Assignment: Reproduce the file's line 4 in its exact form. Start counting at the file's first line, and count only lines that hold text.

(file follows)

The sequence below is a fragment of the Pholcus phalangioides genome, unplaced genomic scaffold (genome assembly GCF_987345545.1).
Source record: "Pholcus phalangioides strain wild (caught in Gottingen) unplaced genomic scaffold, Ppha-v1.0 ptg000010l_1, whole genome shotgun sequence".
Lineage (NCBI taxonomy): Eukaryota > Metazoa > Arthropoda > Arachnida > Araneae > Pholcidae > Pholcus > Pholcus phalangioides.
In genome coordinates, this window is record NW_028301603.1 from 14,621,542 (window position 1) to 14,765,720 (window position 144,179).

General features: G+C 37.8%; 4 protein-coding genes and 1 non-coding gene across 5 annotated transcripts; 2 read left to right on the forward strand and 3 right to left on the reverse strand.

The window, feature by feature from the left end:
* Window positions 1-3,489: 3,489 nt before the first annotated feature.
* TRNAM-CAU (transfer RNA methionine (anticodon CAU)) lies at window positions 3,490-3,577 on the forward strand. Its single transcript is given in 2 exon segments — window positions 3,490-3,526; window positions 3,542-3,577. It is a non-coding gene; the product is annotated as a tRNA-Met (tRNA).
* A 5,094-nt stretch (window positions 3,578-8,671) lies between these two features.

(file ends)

In genome coordinates, this window is record NW_028301603.1 from 14,621,542 (window position 1) to 14,765,720 (window position 144,179).